Organizer(s): Andrew B. Ward, Penny L. Moore and Robin ShattockDate: March 26 - 30, 2017
Location: Sheraton Steamboat Resort, Steamboat Springs, CO, USA
Despite great progress in preventing and treating HIV, new infections continue to plague communities around the world, and the need for an HIV vaccine is as urgent as ever. Several large cohorts of HIV-infected individuals have enabled tremendous advances over the past five years in understanding immune responses to natural HIV infection. These advances have included the isolation of broad and potent anti-HIV antibodies, defining their developmental pathways, the generation of native-like Env trimers for immunization, and high-resolution structures of the envelope glycoprotein in complex with bnAbs. By 2017, many of these discoveries will have enabled new concepts to transition into human clinical trials, including passive monoclonal antibody therapy and novel immunization approaches. These platforms, incorporating improved technology for monitoring immune responses, will drive major advances in the vaccine field. This HIV Vaccines meeting will present the latest results from human clinical studies, along with the cutting-edge basic science behind such trials to highlight approaches that may lead to an HIV vaccine, and also reveal the molecular underpinnings of B and T cell-mediated immunity.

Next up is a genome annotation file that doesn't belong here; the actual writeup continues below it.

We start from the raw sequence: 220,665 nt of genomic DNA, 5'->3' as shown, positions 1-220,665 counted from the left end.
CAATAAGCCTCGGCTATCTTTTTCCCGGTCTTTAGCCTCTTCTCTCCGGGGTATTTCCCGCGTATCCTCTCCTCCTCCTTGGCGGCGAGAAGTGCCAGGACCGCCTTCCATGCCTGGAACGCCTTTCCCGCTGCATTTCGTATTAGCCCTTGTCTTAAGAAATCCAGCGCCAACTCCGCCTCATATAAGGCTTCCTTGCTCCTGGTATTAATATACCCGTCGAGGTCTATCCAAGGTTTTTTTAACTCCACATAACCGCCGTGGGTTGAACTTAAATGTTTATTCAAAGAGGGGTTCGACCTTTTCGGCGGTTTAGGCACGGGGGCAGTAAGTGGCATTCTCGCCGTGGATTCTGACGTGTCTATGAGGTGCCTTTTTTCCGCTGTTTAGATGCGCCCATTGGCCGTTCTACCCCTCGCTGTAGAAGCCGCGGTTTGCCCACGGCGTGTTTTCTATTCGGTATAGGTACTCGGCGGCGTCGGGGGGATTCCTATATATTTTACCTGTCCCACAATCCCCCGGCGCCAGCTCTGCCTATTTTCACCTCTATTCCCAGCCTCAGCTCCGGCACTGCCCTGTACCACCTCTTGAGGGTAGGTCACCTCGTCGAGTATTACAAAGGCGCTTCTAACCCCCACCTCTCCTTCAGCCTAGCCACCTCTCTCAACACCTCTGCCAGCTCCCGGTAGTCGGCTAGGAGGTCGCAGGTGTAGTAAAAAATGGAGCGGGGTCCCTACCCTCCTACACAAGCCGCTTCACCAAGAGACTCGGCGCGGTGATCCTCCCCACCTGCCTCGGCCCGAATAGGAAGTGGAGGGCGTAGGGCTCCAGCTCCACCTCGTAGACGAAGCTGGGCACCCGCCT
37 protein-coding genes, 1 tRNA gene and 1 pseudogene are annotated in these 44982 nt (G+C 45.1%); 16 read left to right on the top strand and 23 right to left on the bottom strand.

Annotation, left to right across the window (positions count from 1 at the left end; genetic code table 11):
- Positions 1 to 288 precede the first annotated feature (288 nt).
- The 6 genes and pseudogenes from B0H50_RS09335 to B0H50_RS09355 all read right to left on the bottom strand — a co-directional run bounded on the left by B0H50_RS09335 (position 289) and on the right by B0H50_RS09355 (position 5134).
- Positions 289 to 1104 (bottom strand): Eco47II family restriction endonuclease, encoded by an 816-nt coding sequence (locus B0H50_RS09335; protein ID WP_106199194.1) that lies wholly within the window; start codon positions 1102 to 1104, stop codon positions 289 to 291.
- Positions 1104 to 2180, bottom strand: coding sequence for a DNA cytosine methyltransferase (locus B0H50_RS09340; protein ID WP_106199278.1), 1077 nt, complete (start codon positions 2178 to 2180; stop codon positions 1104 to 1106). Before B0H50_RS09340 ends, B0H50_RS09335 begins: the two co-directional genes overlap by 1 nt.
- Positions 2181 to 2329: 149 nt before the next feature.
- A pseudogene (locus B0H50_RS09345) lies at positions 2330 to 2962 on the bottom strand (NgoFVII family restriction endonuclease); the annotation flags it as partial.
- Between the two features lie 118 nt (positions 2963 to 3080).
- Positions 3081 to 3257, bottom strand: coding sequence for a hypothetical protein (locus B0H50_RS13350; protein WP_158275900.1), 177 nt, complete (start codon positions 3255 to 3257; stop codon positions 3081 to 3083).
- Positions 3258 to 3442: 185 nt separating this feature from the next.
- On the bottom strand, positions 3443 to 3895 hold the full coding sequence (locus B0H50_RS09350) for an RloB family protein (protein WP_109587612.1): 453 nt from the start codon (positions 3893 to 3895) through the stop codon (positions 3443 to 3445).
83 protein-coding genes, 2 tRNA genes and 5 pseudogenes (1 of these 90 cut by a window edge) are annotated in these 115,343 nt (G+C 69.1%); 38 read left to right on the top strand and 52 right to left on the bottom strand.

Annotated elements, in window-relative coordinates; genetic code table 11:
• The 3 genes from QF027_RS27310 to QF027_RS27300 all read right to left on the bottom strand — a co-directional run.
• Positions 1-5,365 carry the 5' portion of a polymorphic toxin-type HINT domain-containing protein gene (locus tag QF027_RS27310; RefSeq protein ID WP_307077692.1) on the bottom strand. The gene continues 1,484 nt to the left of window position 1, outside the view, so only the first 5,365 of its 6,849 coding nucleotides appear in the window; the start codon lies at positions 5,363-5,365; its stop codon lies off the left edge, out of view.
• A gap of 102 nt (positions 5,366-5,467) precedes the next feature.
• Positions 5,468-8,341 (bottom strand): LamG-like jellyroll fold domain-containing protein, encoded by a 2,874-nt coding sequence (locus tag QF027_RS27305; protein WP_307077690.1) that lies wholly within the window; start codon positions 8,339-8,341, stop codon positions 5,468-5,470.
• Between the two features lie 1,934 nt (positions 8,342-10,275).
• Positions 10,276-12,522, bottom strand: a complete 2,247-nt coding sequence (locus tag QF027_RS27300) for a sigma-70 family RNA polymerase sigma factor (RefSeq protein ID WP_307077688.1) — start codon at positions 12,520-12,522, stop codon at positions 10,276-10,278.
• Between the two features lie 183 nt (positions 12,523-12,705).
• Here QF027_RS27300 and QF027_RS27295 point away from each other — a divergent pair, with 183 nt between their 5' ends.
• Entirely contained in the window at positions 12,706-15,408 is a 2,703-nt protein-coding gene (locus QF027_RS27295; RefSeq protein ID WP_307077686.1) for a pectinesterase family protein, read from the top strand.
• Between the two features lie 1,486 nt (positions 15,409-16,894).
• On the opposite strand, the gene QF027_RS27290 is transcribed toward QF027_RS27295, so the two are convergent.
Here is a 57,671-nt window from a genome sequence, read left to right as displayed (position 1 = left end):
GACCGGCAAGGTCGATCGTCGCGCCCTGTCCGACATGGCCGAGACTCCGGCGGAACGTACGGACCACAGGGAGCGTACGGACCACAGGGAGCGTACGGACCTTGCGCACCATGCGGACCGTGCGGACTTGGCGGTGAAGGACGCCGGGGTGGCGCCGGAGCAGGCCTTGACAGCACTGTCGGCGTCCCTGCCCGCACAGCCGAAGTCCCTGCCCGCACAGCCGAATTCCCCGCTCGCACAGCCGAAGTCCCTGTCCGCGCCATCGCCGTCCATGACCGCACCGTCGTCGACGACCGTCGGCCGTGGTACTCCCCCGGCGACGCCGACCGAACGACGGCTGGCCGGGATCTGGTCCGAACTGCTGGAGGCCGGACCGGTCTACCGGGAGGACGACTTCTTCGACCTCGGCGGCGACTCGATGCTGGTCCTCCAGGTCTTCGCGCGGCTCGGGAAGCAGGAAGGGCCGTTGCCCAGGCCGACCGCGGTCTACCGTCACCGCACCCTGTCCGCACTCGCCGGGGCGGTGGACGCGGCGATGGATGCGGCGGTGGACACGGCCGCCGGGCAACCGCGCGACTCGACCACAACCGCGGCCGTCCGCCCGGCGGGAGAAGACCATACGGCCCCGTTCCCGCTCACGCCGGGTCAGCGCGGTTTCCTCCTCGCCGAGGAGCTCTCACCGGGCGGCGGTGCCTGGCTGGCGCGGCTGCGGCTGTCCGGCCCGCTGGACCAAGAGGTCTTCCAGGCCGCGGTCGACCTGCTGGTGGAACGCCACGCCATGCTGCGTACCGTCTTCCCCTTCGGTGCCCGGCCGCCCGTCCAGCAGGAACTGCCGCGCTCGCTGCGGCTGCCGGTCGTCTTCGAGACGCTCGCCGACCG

Global Health Travel Award Deadline: October 25 2016
Scholarship Deadline: November 29 2016
Discounted Abstract Deadline: November 29 2016
Abstract Deadline: January 10 2017
Discounted Registration Deadline: January 24 2017
We gratefully acknowledge additional in-kind support for this conference from those foregoing speaker expense reimbursements:
We gratefully acknowledge the generous grant for this conference provided by:National Institute of Allergy and Infectious Diseases (NIAID)
Grant No. 1R13AI129592-01
Funding for this conference was made possible (in part) by AI29592-01 from the National Institute of Health. The views expressed in written conference materials or publications and by speakers and moderators do not necessarily reflect the official policies of the Department of Health and Human Services; nor does mention of trade names, commercial practices, or organizations imply endorsement by the U.S. Government.